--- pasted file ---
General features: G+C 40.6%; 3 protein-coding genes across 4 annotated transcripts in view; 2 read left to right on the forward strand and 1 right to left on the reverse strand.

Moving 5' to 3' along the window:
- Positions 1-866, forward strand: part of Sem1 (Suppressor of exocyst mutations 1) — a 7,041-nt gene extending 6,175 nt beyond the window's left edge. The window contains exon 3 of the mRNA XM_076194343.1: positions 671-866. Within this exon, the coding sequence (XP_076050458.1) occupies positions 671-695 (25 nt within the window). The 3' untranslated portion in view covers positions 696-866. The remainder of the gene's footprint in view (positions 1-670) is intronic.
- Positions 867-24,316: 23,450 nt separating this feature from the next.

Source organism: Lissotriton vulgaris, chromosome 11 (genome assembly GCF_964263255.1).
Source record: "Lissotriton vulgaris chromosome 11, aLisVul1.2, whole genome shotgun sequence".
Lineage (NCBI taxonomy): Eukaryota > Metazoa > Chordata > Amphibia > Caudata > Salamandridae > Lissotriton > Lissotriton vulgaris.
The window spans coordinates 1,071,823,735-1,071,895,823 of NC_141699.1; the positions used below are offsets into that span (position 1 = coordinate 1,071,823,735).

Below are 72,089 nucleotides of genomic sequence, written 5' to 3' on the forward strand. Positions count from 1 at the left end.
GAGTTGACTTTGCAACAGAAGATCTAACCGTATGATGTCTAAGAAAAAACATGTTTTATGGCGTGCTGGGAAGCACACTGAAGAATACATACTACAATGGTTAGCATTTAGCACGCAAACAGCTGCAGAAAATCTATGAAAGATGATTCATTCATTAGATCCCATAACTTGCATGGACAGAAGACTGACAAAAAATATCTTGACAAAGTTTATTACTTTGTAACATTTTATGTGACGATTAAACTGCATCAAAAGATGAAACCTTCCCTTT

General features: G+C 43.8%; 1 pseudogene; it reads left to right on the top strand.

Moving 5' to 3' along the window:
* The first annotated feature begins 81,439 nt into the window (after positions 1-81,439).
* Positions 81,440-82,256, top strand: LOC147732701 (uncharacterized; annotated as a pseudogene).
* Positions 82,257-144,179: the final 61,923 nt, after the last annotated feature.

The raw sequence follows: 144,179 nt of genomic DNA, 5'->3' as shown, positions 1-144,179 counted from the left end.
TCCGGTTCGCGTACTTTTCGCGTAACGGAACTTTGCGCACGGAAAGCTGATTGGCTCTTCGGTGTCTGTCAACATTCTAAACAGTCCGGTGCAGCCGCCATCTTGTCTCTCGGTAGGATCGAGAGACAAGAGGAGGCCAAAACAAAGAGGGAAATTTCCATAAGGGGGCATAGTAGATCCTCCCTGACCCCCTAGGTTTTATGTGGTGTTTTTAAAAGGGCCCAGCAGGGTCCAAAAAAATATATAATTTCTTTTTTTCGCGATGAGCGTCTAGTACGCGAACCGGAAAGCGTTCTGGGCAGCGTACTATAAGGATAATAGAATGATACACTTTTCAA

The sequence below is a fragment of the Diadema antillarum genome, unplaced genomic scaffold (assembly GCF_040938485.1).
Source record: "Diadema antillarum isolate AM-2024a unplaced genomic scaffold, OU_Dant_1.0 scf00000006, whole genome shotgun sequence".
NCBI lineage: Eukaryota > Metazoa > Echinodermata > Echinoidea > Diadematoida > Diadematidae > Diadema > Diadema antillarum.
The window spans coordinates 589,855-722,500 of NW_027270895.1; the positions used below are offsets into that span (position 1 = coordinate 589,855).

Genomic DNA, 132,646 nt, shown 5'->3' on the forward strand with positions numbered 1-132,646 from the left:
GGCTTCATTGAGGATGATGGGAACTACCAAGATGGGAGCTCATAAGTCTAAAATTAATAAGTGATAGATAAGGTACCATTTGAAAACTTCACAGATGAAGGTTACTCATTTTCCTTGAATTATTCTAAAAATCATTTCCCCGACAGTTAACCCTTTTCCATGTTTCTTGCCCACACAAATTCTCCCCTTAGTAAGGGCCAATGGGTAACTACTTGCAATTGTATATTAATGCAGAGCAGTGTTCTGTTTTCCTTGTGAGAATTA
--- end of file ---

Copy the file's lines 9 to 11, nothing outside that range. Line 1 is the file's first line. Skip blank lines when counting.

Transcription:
Below are 72,089 nucleotides of genomic sequence, written 5' to 3' on the forward strand. Positions count from 1 at the left end.
GAGTTGACTTTGCAACAGAAGATCTAACCGTATGATGTCTAAGAAAAAACATGTTTTATGGCGTGCTGGGAAGCACACTGAAGAATACATACTACAATGGTTAGCATTTAGCACGCAAACAGCTGCAGAAAATCTATGAAAGATGATTCATTCATTAGATCCCATAACTTGCATGGACAGAAGACTGACAAAAAATATCTTGACAAAGTTTATTACTTTGTAACATTTTATGTGACGATTAAACTGCATCAAAAGATGAAACCTTCCCTTT

General features: G+C 43.8%; 1 pseudogene; it reads left to right on the top strand.